If the meet they participated was an Asian Championships or Asian Games, I guess it will be a different story. Specially if they medal.

    Can you also expound on your “Welcome to the Philippines” comment?

    • Sam Goldberg September 19, 2012 at 4:08 PM

      pinoyhalfmiler asked, Can you also expound on your “Welcome to the Philippines” comment?
      On June 22, 2012 I posted a complaint on Pinoymiler(now deleted) and on Pinoyathletics (now deleted) over PATAFA head coach poaching my athletes for his team, based on the original warning from Pirie Andrews back in late-April,2012.

      In response, coaches Antonio Portenciano and Mike Palez offer these replies below (also since deleted). Here is my reply (now deleted) and those of coach”s Portenciano and Palez (now deleted) replies as well as Pirie’s original article, which he has also deleted:

      Pirie Enzo commented on your post in Pinoymiler.
      Pirie Enzo5:29am Jun 27at the end of the day it is the decision of the athlete. Whether they want to be poached or not. As coaches we do not own the athletes and we cannot control there final decision.

      It is courteous and shows good intention if a coach approaches the existing coach first. But this doesnt always happen, usually the athlete will inform there current coach of what there decision is.

      If a coach is poaching an athlete using deceitful means then eventually the athlete will realize this and reconsider there decision.
      Comment History
      Mike Pelaez5:40pm Jun 23welcome to the Philippines coach sam
      Antonio Potenciano Jr.4:53am Jun 23It’s always happened that way.Original Post
      Sam Goldberg8:14pm Jun 22″Regarding Pirie Enzo’s comments below on coaches soliciting athletes:

      “I hope the practice of coaches going around asking athletes to join there group without the courtesy of asking or atleast informing the existing/current coach first comes to a stop soon. I have heard several complaints already from athletes. Especially when their established training methods leads to several injuries for the athlete.”

      Most recently I have had this same experience as three of my athletes, PNG gold medalists Keizel Pedrina, Michelle Latorte and silver medalist Wenlie Maulas, were approached by a head coach of the national team requesting they leave my team and join with them, without the above stated courtesies. This seemed to have a negative effect on these athletes.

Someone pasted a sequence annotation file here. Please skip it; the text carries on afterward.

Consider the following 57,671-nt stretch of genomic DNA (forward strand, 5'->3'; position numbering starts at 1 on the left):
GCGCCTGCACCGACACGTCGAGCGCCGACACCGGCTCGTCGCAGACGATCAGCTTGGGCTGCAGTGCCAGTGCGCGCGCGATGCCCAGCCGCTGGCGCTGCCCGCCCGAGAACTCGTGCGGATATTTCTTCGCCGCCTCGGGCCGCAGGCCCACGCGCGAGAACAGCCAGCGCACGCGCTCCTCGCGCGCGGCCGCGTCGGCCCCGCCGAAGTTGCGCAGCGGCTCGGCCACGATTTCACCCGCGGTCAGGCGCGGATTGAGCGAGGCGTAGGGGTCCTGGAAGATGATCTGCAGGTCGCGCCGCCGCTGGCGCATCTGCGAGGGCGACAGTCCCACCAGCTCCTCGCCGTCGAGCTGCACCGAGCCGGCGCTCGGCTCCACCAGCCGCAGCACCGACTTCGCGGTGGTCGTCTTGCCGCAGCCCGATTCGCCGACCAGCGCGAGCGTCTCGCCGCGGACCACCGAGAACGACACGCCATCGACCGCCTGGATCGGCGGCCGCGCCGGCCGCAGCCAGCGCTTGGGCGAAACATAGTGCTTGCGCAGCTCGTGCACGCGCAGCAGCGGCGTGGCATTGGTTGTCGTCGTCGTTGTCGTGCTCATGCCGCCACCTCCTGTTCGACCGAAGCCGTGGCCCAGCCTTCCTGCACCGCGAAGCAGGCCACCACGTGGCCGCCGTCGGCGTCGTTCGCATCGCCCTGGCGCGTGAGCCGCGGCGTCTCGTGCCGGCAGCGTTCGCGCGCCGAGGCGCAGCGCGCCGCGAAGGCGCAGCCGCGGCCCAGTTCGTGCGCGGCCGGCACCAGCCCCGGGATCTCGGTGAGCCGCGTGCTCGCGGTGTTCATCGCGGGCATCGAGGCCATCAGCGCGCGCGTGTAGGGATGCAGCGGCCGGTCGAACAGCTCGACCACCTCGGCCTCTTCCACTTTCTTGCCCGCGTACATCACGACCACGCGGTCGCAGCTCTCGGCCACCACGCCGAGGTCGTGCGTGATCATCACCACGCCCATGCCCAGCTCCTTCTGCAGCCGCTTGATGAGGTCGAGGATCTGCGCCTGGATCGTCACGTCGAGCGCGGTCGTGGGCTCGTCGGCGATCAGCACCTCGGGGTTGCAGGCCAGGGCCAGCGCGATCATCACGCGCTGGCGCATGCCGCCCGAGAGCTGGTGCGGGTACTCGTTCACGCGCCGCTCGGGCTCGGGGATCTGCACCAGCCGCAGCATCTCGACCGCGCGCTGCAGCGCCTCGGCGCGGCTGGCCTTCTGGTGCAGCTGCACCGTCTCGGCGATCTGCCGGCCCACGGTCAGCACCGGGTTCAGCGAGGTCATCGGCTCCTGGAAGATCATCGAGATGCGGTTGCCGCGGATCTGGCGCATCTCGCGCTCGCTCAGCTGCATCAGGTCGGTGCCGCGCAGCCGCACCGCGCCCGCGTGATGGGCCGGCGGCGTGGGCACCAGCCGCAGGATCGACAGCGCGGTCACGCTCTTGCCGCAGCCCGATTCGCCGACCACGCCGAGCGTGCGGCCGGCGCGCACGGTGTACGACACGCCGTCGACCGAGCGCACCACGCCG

I think this issue of coaches “salting” their mines to keep their positions, while their supervisiors (obviously) condone such behavior as a legitimate means for keeping non-productive coaches in place at the national level, may deserve as much attention as you have continually reported concerning un-productive athletes that are likewise kept on the national team. Any thoughts on this Pirie?” on Pirie Enzo’s timelineView Post on Facebook · Edit Email Settings · Reply to this email to add a comment.

  4. pinoysprinter July 18, 2012 at 4:17 PM

    I don’t usually comment online. But things are getting not good with all of these uncalled for comment from a certain Coach. I totally agree with @pinoyhalfmiler’s response. Since we are in the Philippines, i will cite an example here. Not even my previous coaches who helped me broke and set collegiate & national records forcefully or even jokingly told me to include or mention them in all my interviews & news articles. My recent coach, based from the USA, is a VOLUNTEER coach only, even spent for his airfares in going back here in Manila several times, and spent a lot for my food, gas and medical expenses in California for a total of 5 months of my stay there. And yet, he never ever collected or asked me to refund this, and also never ever asked me to give credit to him publicly. But as an athlete and a good Filipino, i made it sure to do my own effort of giving credit where credit is due. Respect begets respect. Simple but meaningful. If you are a great athlete or a great coach, your accomplishments and character will make a legacy for you.